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Re: Covering fiberglass insulation in attic?

To: "Mike Lee - Team Banana Racing" <>,
Subject: Re: Covering fiberglass insulation in attic?
From: "Phil Ethier" <>
Date: Tue, 8 Feb 2000 22:17:46 -0600

-----Original Message-----
From: Mike Lee - Team Banana Racing <>
To: Shop Talk <>
Date: Tuesday, February 08, 2000 6:53 PM
Subject: Re: Covering fiberglass insulation in attic?

>Sorry for disappearing after sending the mail; d*mn work gets in the way
>About the insulation; yes, the fiberglass is on the angled underside of the
roof (the
>rafters?), and not the flat top of the sheetrock (joists?) which separate
the attic
>from the garage below.

I know you don't want to hear this, but I'd rip it all out and insulate the
ceiling instead.  I'm serious.  Some bozo had put insulation against the
roof on my house.  I went up in the attic and tore out some to check.  The
sheathing was wet from condensation.  I tore it all out and threw it out the
window into the back yard.  It was all nasty and moldy.  I bagged it all for
the trash-man.  Now my sheathing has dried nicely.

If you need to insulate a roof with fiberglass, you need to put in the
plastic separators which allow cold air to circulate between the insulation
and the roof sheathing.  This means that one end must be open to outside air
in the soffit and the other end open to outside air via ridge vents or gable
vents in a mini-attic.  Personally, I don't see it as worth it.

Here is what I would do (what I did to my garage shop, essentially):

Rip out all the roof insulation.  If it looks dry and clean, you can use it
again.  Otherwise, out it goes.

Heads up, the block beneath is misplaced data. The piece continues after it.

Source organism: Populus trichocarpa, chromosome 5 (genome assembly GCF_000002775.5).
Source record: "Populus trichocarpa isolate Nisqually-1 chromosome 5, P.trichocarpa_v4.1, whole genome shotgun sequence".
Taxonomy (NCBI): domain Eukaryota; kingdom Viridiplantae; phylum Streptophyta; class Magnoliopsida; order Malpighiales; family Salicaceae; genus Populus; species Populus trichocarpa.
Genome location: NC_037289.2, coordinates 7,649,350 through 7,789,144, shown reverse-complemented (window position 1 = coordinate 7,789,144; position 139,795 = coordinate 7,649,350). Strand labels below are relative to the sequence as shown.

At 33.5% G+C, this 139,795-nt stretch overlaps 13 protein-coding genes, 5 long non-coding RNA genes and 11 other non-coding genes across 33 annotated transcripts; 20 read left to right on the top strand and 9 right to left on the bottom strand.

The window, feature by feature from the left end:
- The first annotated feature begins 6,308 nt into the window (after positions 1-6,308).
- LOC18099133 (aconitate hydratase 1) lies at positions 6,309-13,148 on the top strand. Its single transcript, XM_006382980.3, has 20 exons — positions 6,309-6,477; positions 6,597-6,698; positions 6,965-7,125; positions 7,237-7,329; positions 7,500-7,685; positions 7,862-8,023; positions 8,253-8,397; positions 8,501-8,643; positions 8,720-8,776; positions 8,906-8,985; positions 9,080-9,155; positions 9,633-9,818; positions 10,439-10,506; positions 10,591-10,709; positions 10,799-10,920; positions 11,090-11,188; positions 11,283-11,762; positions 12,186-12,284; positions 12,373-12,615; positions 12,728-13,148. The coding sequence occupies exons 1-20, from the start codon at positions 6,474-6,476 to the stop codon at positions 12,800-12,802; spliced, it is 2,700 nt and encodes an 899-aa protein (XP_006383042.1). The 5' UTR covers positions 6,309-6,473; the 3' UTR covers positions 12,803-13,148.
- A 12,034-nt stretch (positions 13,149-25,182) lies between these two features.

Make sure you have vents to outside air in the attic area.  Big louvered
gable vents are nice because you don't have to mess with your roof shingles.
Vents in your soffits are a good idea.  Put cheap plastic channels to
connect the soffit with the attic so the insulation does not close off the
soffits.  In my case, I have the attic open to the 20x20 parking garage
area.  It gets plenty of ventilation.

This is the time to put in all the electrical boxes and wire for your
lighting and outlets, unless you want to surface-wire later.

Put decking on the tops of the joists in the part of the attic you will want
to walk on.  This can be done from below while the joists are open.  Leave a
little gap between panels.  Leave space where the roof is too low to use
anyway.  If you can't get at the attic any other way, frame in a trap-door
now.  I can reach the "floored" part of my shop attic from a ladder in the
garage.  I have a trap door in the back of the shop because I don't want to
have to duck-walk 30 feet if I want to put in any stuff on the south wall,
like a gable vent perhaps.

Staple up fiberglass insulation from below.  I used stuff with kraft paper
because that was available and the paper made it easy to staple.  Remember
that the kraft paper goes towards the warm side.

Have you insulated the walls?  This is a good time.

Staple up poly sheet for a vapor barrier separating the heated area from the
insulation.  About twenty bucks worth of 6-mil covered the entire inside of
my 20x30 shop.  Get the clear stuff, not the black stuff.  It is much easier
to see what you are doing.

Cover the poly with whatever you like.  I used thin hardboard because
drywall was golden at that point in time.  Rent a drywall lift for like 30
bucks and you can do the ceiling by yourself in one day.

I painted it all semi-gloss  white.  Some folks on this list have paid the
big bucks for white melamine, which would be neat.

>The garage itself is heated =8^), what with the furnace and water heater in
>and does have it's own heating/ac ducts.  The temps don't get too low here
>but there is a lot of humidity and moisture, what with the constant rain.
It sounds
>as though putting up plastic sheeting to cover the fiberglass is generally
a no-no,
>and likely some sort of fire code violation, but the kraft paper sounds
like a good

Explain to me why poly is a fire-code violation and kraft paper is not.

>it will at least keep the 'glass dust from coming down.  I'm using some old
>paneling I got from a co-worker to go across the joists and form a floor.
I know
>the stuff isn't the strongest, but when nailed into the joists with only a
>unsupport spread, it seems sturdy enough to walk around on w/o a lot of

Your joists are on 6" centers?


Phil Ethier    Saint Paul  Minnesota  USA
1970 Lotus Europa, 1992 Saturn SL2, 1986 Chev Suburban

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